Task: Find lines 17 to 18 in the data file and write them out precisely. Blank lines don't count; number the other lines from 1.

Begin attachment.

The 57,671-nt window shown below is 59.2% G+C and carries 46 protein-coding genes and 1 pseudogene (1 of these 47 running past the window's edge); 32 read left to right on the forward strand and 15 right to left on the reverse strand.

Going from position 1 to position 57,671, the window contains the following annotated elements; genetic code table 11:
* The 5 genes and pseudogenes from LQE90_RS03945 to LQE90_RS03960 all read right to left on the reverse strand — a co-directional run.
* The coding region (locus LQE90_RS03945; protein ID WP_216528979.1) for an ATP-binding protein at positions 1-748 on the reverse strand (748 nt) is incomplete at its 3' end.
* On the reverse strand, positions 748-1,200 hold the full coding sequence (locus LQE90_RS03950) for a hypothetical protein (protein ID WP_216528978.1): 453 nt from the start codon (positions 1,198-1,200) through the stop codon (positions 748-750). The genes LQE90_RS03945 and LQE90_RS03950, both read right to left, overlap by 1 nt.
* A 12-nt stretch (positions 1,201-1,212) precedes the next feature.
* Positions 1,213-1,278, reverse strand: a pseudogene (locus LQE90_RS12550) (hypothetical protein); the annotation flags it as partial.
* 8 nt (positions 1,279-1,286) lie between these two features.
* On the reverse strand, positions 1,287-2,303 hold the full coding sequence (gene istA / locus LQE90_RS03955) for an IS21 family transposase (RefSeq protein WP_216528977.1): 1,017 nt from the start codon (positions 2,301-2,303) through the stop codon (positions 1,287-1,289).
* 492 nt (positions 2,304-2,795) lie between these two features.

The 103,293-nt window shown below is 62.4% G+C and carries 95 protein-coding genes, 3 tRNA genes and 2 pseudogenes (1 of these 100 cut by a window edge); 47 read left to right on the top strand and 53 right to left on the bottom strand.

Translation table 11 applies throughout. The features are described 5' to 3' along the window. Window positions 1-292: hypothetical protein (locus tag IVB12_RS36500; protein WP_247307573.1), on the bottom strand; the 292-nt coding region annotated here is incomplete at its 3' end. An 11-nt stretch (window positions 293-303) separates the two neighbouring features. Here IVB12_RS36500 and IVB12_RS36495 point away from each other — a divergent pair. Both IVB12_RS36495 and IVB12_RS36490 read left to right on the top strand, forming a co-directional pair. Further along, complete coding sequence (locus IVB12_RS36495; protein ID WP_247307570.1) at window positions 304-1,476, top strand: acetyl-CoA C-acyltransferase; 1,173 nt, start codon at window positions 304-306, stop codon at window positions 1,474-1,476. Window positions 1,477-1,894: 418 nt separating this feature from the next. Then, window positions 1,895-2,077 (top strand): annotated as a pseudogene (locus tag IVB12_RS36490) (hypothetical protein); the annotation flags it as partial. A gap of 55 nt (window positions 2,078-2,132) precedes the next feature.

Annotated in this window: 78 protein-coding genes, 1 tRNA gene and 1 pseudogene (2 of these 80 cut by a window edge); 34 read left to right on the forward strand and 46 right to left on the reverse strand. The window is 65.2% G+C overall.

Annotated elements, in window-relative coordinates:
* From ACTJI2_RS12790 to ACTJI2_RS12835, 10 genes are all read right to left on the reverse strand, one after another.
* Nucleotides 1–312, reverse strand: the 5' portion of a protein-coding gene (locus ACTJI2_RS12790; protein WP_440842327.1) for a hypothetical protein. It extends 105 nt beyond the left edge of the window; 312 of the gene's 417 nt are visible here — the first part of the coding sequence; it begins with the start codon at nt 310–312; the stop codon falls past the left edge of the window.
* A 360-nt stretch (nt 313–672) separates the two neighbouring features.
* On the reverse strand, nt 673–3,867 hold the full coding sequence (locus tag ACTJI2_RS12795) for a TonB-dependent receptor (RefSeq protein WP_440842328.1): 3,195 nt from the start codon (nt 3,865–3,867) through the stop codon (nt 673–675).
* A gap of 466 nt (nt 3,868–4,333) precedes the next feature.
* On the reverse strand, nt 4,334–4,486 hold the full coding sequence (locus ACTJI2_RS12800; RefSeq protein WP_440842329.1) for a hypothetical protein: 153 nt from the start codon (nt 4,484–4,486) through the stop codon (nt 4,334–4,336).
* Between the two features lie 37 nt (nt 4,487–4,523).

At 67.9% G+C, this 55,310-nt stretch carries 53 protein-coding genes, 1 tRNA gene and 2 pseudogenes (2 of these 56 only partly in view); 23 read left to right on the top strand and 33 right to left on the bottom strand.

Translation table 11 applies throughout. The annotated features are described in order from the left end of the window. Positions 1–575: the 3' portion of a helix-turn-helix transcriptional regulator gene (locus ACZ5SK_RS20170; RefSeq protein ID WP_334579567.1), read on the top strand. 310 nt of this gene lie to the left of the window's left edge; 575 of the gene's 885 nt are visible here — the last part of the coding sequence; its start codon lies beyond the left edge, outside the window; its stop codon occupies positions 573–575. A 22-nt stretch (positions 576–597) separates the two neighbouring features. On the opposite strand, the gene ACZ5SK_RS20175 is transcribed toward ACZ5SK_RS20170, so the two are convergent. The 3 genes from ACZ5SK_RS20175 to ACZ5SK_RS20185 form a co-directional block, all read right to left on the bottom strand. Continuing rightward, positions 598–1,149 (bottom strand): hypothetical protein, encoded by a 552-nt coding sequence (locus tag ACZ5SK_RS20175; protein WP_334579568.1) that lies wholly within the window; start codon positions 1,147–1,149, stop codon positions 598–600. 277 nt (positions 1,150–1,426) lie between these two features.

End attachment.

* A 360-nt stretch (nt 313–672) separates the two neighbouring features.
* On the reverse strand, nt 673–3,867 hold the full coding sequence (locus tag ACTJI2_RS12795) for a TonB-dependent receptor (RefSeq protein WP_440842328.1): 3,195 nt from the start codon (nt 3,865–3,867) through the stop codon (nt 673–675).